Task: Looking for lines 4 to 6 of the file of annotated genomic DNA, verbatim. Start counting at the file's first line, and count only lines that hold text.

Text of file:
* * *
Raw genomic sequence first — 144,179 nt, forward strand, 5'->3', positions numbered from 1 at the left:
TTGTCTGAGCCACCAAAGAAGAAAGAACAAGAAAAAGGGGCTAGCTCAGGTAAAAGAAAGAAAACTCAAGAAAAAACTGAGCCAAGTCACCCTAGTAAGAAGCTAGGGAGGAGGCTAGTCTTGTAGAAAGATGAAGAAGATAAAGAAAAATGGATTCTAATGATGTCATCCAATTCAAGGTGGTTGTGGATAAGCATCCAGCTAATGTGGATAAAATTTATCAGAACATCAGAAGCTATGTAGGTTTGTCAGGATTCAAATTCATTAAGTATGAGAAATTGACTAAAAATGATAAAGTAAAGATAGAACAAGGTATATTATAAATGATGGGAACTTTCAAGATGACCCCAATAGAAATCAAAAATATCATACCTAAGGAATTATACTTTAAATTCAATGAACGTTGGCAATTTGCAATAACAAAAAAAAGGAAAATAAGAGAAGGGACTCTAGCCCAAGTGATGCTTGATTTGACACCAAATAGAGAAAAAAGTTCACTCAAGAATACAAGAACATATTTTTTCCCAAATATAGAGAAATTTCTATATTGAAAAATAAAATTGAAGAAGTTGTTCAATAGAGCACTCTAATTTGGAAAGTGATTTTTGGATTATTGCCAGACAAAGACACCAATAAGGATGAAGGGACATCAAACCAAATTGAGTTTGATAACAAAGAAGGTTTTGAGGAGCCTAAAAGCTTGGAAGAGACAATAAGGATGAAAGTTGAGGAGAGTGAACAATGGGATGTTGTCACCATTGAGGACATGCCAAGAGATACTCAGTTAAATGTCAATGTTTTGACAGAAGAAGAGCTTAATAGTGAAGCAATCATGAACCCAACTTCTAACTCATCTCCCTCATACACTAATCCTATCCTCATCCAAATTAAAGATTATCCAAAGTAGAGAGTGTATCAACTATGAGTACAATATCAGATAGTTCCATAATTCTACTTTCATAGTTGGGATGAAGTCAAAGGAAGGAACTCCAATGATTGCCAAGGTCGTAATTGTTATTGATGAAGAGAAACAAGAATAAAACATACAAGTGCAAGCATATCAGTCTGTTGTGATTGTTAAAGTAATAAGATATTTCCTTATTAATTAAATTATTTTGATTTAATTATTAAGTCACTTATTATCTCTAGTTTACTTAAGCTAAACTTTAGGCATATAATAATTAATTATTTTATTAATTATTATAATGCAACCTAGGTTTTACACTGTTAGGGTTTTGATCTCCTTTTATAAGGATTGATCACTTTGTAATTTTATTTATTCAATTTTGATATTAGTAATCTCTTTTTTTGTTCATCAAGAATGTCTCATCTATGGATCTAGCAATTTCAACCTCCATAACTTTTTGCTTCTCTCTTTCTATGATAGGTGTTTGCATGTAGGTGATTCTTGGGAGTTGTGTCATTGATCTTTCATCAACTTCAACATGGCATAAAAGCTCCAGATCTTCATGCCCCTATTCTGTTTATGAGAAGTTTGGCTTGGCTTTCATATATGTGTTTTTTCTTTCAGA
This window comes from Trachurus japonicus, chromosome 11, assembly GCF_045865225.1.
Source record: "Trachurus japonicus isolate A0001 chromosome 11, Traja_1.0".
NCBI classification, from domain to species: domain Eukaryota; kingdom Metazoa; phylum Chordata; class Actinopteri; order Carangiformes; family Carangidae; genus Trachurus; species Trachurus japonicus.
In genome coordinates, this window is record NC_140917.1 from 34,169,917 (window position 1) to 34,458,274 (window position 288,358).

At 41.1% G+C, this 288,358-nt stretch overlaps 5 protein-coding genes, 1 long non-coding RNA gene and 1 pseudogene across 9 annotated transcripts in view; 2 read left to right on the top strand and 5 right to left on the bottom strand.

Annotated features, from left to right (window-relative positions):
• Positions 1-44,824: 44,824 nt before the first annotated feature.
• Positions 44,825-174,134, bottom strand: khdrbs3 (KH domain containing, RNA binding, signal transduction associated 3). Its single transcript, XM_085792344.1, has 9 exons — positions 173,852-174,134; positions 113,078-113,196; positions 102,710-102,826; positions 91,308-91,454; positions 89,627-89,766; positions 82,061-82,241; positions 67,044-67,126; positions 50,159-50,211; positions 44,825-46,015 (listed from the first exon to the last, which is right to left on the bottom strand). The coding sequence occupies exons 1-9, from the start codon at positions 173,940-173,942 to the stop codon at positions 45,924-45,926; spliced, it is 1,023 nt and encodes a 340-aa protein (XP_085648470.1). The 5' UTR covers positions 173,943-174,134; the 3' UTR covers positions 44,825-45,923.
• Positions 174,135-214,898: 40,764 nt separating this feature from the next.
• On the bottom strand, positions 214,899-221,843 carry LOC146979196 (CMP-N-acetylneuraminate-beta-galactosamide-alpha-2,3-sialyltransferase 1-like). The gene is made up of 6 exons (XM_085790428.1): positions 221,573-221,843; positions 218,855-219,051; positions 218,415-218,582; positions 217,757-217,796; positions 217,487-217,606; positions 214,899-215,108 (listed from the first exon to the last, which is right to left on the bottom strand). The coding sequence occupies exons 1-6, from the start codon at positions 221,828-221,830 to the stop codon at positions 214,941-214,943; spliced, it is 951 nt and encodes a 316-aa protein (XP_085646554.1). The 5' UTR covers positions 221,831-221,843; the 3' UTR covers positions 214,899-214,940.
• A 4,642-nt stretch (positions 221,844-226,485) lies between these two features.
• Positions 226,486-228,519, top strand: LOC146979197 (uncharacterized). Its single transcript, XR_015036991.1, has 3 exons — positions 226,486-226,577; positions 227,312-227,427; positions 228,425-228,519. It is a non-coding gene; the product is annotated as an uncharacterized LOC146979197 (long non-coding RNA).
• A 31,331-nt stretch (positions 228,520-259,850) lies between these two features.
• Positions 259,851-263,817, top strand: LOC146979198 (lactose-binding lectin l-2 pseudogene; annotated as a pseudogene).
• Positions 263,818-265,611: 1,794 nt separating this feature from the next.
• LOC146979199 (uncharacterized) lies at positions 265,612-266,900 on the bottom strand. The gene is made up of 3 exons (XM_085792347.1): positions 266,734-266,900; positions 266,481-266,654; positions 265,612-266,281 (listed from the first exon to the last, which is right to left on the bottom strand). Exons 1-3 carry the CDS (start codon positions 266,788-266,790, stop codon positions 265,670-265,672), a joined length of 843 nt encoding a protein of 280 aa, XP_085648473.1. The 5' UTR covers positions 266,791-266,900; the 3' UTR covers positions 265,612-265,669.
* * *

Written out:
Source record: "Trachurus japonicus isolate A0001 chromosome 11, Traja_1.0".
NCBI classification, from domain to species: domain Eukaryota; kingdom Metazoa; phylum Chordata; class Actinopteri; order Carangiformes; family Carangidae; genus Trachurus; species Trachurus japonicus.
In genome coordinates, this window is record NC_140917.1 from 34,169,917 (window position 1) to 34,458,274 (window position 288,358).